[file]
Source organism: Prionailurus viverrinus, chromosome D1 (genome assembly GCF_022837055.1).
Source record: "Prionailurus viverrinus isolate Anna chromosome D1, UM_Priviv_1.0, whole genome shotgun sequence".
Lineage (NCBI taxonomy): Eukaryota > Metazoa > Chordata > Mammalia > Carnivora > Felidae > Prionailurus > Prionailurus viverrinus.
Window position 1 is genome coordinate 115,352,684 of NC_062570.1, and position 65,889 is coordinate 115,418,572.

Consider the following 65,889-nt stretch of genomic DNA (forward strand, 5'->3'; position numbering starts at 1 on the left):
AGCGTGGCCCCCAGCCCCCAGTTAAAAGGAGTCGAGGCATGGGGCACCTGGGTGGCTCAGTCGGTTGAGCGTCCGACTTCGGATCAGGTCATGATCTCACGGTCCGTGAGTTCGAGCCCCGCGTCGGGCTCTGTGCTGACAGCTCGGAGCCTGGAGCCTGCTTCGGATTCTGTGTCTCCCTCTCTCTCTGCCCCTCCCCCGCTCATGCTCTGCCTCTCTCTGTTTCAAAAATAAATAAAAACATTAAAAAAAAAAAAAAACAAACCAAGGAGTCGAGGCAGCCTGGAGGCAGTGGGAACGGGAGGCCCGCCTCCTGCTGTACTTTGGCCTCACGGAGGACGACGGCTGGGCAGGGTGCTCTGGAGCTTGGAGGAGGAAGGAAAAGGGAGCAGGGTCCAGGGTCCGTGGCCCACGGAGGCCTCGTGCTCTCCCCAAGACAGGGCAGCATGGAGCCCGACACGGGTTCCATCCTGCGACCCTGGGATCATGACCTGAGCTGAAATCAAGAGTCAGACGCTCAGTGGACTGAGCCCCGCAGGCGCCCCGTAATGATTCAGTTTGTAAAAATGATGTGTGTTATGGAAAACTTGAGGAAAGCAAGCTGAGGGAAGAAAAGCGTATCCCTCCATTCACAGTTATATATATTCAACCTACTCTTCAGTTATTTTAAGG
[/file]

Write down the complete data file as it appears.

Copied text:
Source organism: Prionailurus viverrinus, chromosome D1 (genome assembly GCF_022837055.1).
Source record: "Prionailurus viverrinus isolate Anna chromosome D1, UM_Priviv_1.0, whole genome shotgun sequence".
Lineage (NCBI taxonomy): Eukaryota > Metazoa > Chordata > Mammalia > Carnivora > Felidae > Prionailurus > Prionailurus viverrinus.
Window position 1 is genome coordinate 115,352,684 of NC_062570.1, and position 65,889 is coordinate 115,418,572.

Consider the following 65,889-nt stretch of genomic DNA (forward strand, 5'->3'; position numbering starts at 1 on the left):
AGCGTGGCCCCCAGCCCCCAGTTAAAAGGAGTCGAGGCATGGGGCACCTGGGTGGCTCAGTCGGTTGAGCGTCCGACTTCGGATCAGGTCATGATCTCACGGTCCGTGAGTTCGAGCCCCGCGTCGGGCTCTGTGCTGACAGCTCGGAGCCTGGAGCCTGCTTCGGATTCTGTGTCTCCCTCTCTCTCTGCCCCTCCCCCGCTCATGCTCTGCCTCTCTCTGTTTCAAAAATAAATAAAAACATTAAAAAAAAAAAAAAACAAACCAAGGAGTCGAGGCAGCCTGGAGGCAGTGGGAACGGGAGGCCCGCCTCCTGCTGTACTTTGGCCTCACGGAGGACGACGGCTGGGCAGGGTGCTCTGGAGCTTGGAGGAGGAAGGAAAAGGGAGCAGGGTCCAGGGTCCGTGGCCCACGGAGGCCTCGTGCTCTCCCCAAGACAGGGCAGCATGGAGCCCGACACGGGTTCCATCCTGCGACCCTGGGATCATGACCTGAGCTGAAATCAAGAGTCAGACGCTCAGTGGACTGAGCCCCGCAGGCGCCCCGTAATGATTCAGTTTGTAAAAATGATGTGTGTTATGGAAAACTTGAGGAAAGCAAGCTGAGGGAAGAAAAGCGTATCCCTCCATTCACAGTTATATATATTCAACCTACTCTTCAGTTATTTTAAGG